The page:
Red Rum: UK's all-time greatest thoroughbred steeplechaser
Red Rum was a famous Irish Thoroughbred steeplechaser, who is widely seen as one of the United Kingdom's all-time great racehorses. Despite having an incurable bone disease in his hoof, you would never know it judging by his success. Red Rum is most well-known for a run between 1973 and 1977, where he won the Grand National three times while finishing in second twice. Red Rum was essentially a celebrity in the U.K. while he was alive, having appeared at awards ceremonies and also having his retirement being breaking news across television and newspapers in 1978. Red Rum is also known for having never fallen in his 100 races.
Red Rum's Profile
Place of birth: Rossenarra stud in Kells, County Kilkenny, Ireland
Date of birth and death: May 3, 1965 - October 18, 1995 (30 years)
Owner: Noel le Mare
Trainer: Ginger McCain
Jockeys: Brian Fletcher, Tommy Stack
Record: 100: 24-15-23
Career earnings: £146,409.80 ($196,727.28 USD)
Red Rum's Achievements
Throughout his career, Red Rum had four major wins, with three of them being at the Grand National. Of his three Grand National wins, his biggest and most historic would be that of 1973. At the event, Red Rum trailed Crisp, an Australian chaser, for first place for a majority of the race. Going into the second last fence, Red Rum trailed Crisp by 20 lengths, however, he was able to overcome the difference and win the race, beating Crisp by three-quarters of a length while also breaking the course record by 19 seconds in the process that stood until 1990. To this day, many call Red Rum's 1973 Grand National victory the biggest in the event's history.
Over the next four years, Red Rum would win the Grand National two more times, cementing his place in history. While his 1974 Grand National victory was also impressive, it was Red Rum's 1977 victory that may give the 1973 a run for its money when it comes to the title of most important victory at the event. When Red Rum won the Grand National in 1977, he became the first horse to ever do so three times, which is a record that remains unbroken over 43 years later. That goes to show that Red Rum's talents did live up to his legendary status.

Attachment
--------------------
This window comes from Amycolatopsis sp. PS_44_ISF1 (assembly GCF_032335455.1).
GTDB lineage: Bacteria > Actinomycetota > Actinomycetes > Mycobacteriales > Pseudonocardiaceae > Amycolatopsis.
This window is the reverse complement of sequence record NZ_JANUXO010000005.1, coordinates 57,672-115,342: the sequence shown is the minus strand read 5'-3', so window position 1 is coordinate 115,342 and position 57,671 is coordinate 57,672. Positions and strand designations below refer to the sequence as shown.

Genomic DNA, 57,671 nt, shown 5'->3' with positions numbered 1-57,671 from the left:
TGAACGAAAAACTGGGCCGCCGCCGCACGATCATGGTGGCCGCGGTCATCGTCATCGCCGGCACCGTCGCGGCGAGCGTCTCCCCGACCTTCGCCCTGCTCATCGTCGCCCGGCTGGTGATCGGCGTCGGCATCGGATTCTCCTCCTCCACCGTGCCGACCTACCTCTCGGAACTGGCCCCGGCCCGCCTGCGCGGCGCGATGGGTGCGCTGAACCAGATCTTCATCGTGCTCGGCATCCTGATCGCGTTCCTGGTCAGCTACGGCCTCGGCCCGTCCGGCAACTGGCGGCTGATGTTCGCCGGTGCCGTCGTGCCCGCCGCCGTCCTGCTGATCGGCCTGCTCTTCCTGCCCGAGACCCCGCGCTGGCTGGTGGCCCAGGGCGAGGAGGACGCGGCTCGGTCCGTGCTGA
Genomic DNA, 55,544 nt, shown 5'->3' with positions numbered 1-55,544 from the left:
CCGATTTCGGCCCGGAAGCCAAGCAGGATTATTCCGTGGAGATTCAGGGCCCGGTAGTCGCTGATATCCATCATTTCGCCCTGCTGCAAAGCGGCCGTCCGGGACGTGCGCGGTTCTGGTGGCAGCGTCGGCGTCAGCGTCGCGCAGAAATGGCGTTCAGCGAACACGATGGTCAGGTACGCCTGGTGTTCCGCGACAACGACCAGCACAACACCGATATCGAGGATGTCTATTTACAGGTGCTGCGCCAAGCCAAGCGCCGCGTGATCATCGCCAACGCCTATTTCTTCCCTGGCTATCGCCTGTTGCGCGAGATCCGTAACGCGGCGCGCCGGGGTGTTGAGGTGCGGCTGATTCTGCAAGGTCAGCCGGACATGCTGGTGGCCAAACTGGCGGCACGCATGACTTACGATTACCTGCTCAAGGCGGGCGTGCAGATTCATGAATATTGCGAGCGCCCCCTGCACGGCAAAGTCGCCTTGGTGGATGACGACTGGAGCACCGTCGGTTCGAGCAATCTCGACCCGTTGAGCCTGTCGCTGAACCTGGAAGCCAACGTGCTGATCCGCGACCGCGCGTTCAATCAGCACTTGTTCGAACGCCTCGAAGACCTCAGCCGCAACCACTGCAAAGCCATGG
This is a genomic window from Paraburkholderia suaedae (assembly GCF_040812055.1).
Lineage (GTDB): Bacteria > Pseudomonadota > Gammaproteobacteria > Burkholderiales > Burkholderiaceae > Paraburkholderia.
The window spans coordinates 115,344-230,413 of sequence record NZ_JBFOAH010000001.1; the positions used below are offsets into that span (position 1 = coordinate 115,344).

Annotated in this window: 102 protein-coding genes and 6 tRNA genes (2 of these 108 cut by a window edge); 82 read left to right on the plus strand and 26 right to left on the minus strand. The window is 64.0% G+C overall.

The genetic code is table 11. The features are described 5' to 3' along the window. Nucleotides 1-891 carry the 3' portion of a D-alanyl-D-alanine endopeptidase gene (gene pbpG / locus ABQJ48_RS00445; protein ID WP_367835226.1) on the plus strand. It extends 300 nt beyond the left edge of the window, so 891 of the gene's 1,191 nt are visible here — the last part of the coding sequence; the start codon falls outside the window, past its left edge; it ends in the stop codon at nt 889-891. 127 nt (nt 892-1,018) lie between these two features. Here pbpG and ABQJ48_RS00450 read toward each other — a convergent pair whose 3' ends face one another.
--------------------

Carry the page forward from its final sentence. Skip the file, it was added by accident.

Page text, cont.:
It is almost impossible to talk about Red Rum without talking about his trainer, Ginger McCain. McCain first began training horses in 1962, but didn't have success until he began training Red Rum in 1973, after having his eyes on the horse for six years. McCain won the three Grand National races with Red Rum before winning a fourth in 2004 with Amberleigh House, tying the record for most Grand National wins by a person with four.
The partnership and success between Red Rum and McCain is seen as being a main reason why so much attention was brought back the Grand National. Thousands of people would attend Red Rum's Grand National races, hoping that they would get to see him dominate the competition.
When Red Rum passed away in 1995, his death was the lead story on many major news channels throughout the U.K.. Over a decade later, polls suggested that he is the most well-known racehorse in the country. Today, Red Rum is still being honored for his contributions to horseracing. There are pubs, trains, fire stations and chases named after Red Rum in the U.K. and the United States, showing that his impact isn't isolated to just one part of the world.